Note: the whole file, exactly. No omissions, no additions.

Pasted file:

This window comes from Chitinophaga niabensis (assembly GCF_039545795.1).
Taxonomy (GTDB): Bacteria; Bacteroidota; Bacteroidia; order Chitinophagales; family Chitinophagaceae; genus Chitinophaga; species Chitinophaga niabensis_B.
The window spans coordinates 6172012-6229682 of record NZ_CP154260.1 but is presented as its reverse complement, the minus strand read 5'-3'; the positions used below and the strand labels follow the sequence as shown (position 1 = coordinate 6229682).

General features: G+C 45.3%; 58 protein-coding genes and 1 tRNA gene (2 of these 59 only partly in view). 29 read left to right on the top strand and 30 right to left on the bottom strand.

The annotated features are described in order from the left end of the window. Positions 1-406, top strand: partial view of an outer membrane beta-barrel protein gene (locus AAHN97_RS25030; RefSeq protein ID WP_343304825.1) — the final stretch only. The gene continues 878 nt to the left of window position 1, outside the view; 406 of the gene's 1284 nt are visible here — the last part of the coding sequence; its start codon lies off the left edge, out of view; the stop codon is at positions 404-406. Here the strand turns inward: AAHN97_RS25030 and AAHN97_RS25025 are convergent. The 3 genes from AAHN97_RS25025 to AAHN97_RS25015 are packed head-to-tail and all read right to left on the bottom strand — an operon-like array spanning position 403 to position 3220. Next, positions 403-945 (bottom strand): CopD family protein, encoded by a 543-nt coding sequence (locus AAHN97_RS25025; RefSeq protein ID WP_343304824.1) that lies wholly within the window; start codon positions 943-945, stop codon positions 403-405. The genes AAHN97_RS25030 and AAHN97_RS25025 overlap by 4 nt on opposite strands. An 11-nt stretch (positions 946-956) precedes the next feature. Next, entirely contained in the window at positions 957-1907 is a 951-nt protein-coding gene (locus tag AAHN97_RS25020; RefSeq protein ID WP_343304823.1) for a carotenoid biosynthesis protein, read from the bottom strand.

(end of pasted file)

This window comes from Chitinophaga niabensis (assembly GCF_039545795.1).
Taxonomy (GTDB): Bacteria; Bacteroidota; Bacteroidia; order Chitinophagales; family Chitinophagaceae; genus Chitinophaga; species Chitinophaga niabensis_B.
The window spans coordinates 6172012-6229682 of record NZ_CP154260.1 but is presented as its reverse complement, the minus strand read 5'-3'; the positions used below and the strand labels follow the sequence as shown (position 1 = coordinate 6229682).

General features: G+C 45.3%; 58 protein-coding genes and 1 tRNA gene (2 of these 59 only partly in view). 29 read left to right on the top strand and 30 right to left on the bottom strand.

The annotated features are described in order from the left end of the window. Positions 1-406, top strand: partial view of an outer membrane beta-barrel protein gene (locus AAHN97_RS25030; RefSeq protein ID WP_343304825.1) — the final stretch only. The gene continues 878 nt to the left of window position 1, outside the view; 406 of the gene's 1284 nt are visible here — the last part of the coding sequence; its start codon lies off the left edge, out of view; the stop codon is at positions 404-406. Here the strand turns inward: AAHN97_RS25030 and AAHN97_RS25025 are convergent. The 3 genes from AAHN97_RS25025 to AAHN97_RS25015 are packed head-to-tail and all read right to left on the bottom strand — an operon-like array spanning position 403 to position 3220. Next, positions 403-945 (bottom strand): CopD family protein, encoded by a 543-nt coding sequence (locus AAHN97_RS25025; RefSeq protein ID WP_343304824.1) that lies wholly within the window; start codon positions 943-945, stop codon positions 403-405. The genes AAHN97_RS25030 and AAHN97_RS25025 overlap by 4 nt on opposite strands. An 11-nt stretch (positions 946-956) precedes the next feature. Next, entirely contained in the window at positions 957-1907 is a 951-nt protein-coding gene (locus tag AAHN97_RS25020; RefSeq protein ID WP_343304823.1) for a carotenoid biosynthesis protein, read from the bottom strand.